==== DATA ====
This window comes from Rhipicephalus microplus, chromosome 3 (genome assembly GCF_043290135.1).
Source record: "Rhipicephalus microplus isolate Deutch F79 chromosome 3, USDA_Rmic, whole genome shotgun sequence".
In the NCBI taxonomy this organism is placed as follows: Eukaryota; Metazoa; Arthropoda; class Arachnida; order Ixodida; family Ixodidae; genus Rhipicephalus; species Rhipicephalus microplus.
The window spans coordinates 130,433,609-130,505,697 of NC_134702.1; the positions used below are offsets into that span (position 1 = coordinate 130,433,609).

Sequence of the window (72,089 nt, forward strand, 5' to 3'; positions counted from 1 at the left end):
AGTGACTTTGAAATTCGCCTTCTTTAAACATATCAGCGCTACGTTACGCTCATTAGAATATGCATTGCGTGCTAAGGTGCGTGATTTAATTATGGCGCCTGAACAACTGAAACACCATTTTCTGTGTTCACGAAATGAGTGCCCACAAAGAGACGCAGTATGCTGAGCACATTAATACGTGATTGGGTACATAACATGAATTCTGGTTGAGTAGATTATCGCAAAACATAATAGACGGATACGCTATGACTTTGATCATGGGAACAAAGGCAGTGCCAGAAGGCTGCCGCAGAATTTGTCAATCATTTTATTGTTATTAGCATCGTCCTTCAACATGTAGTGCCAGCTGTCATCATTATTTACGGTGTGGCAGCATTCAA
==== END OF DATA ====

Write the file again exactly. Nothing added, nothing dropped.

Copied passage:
This window comes from Rhipicephalus microplus, chromosome 3 (genome assembly GCF_043290135.1).
Source record: "Rhipicephalus microplus isolate Deutch F79 chromosome 3, USDA_Rmic, whole genome shotgun sequence".
In the NCBI taxonomy this organism is placed as follows: Eukaryota; Metazoa; Arthropoda; class Arachnida; order Ixodida; family Ixodidae; genus Rhipicephalus; species Rhipicephalus microplus.
The window spans coordinates 130,433,609-130,505,697 of NC_134702.1; the positions used below are offsets into that span (position 1 = coordinate 130,433,609).

Sequence of the window (72,089 nt, forward strand, 5' to 3'; positions counted from 1 at the left end):
AGTGACTTTGAAATTCGCCTTCTTTAAACATATCAGCGCTACGTTACGCTCATTAGAATATGCATTGCGTGCTAAGGTGCGTGATTTAATTATGGCGCCTGAACAACTGAAACACCATTTTCTGTGTTCACGAAATGAGTGCCCACAAAGAGACGCAGTATGCTGAGCACATTAATACGTGATTGGGTACATAACATGAATTCTGGTTGAGTAGATTATCGCAAAACATAATAGACGGATACGCTATGACTTTGATCATGGGAACAAAGGCAGTGCCAGAAGGCTGCCGCAGAATTTGTCAATCATTTTATTGTTATTAGCATCGTCCTTCAACATGTAGTGCCAGCTGTCATCATTATTTACGGTGTGGCAGCATTCAA